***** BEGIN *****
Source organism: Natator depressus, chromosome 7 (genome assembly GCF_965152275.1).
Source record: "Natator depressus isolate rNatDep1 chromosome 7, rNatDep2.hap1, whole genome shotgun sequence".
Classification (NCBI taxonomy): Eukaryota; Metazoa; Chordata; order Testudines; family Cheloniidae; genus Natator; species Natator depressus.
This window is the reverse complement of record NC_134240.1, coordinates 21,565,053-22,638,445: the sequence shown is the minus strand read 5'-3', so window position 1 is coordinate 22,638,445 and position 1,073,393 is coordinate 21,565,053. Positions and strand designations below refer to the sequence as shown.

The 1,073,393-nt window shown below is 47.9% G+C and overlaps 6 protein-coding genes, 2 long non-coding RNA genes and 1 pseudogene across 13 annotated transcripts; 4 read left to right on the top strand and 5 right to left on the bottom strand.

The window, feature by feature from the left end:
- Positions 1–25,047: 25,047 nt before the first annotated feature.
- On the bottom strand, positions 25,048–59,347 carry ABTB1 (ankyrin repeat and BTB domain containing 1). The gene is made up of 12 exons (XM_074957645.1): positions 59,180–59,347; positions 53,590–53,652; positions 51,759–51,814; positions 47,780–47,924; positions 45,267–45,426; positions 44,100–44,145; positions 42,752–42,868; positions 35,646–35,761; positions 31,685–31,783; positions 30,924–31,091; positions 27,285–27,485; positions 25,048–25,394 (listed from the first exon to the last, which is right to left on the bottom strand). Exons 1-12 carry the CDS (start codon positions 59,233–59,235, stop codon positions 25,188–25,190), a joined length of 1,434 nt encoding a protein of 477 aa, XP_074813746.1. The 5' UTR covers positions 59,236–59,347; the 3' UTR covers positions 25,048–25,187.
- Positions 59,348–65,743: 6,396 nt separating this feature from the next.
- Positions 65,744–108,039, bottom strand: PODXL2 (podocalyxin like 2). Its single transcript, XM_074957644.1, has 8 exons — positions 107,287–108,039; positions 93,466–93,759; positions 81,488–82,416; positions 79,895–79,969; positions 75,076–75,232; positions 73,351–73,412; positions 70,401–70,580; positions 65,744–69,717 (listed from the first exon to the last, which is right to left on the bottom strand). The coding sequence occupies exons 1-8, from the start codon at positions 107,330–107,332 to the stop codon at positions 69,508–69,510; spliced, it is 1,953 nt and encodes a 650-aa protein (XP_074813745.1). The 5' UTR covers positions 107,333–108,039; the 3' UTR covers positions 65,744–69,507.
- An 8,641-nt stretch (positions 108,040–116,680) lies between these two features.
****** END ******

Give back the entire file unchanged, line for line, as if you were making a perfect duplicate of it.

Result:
Source organism: Natator depressus, chromosome 7 (genome assembly GCF_965152275.1).
Source record: "Natator depressus isolate rNatDep1 chromosome 7, rNatDep2.hap1, whole genome shotgun sequence".
Classification (NCBI taxonomy): Eukaryota; Metazoa; Chordata; order Testudines; family Cheloniidae; genus Natator; species Natator depressus.
This window is the reverse complement of record NC_134240.1, coordinates 21,565,053-22,638,445: the sequence shown is the minus strand read 5'-3', so window position 1 is coordinate 22,638,445 and position 1,073,393 is coordinate 21,565,053. Positions and strand designations below refer to the sequence as shown.

The 1,073,393-nt window shown below is 47.9% G+C and overlaps 6 protein-coding genes, 2 long non-coding RNA genes and 1 pseudogene across 13 annotated transcripts; 4 read left to right on the top strand and 5 right to left on the bottom strand.

The window, feature by feature from the left end:
- Positions 1–25,047: 25,047 nt before the first annotated feature.
- On the bottom strand, positions 25,048–59,347 carry ABTB1 (ankyrin repeat and BTB domain containing 1). The gene is made up of 12 exons (XM_074957645.1): positions 59,180–59,347; positions 53,590–53,652; positions 51,759–51,814; positions 47,780–47,924; positions 45,267–45,426; positions 44,100–44,145; positions 42,752–42,868; positions 35,646–35,761; positions 31,685–31,783; positions 30,924–31,091; positions 27,285–27,485; positions 25,048–25,394 (listed from the first exon to the last, which is right to left on the bottom strand). Exons 1-12 carry the CDS (start codon positions 59,233–59,235, stop codon positions 25,188–25,190), a joined length of 1,434 nt encoding a protein of 477 aa, XP_074813746.1. The 5' UTR covers positions 59,236–59,347; the 3' UTR covers positions 25,048–25,187.
- Positions 59,348–65,743: 6,396 nt separating this feature from the next.
- Positions 65,744–108,039, bottom strand: PODXL2 (podocalyxin like 2). Its single transcript, XM_074957644.1, has 8 exons — positions 107,287–108,039; positions 93,466–93,759; positions 81,488–82,416; positions 79,895–79,969; positions 75,076–75,232; positions 73,351–73,412; positions 70,401–70,580; positions 65,744–69,717 (listed from the first exon to the last, which is right to left on the bottom strand). The coding sequence occupies exons 1-8, from the start codon at positions 107,330–107,332 to the stop codon at positions 69,508–69,510; spliced, it is 1,953 nt and encodes a 650-aa protein (XP_074813745.1). The 5' UTR covers positions 107,333–108,039; the 3' UTR covers positions 65,744–69,507.
- An 8,641-nt stretch (positions 108,040–116,680) lies between these two features.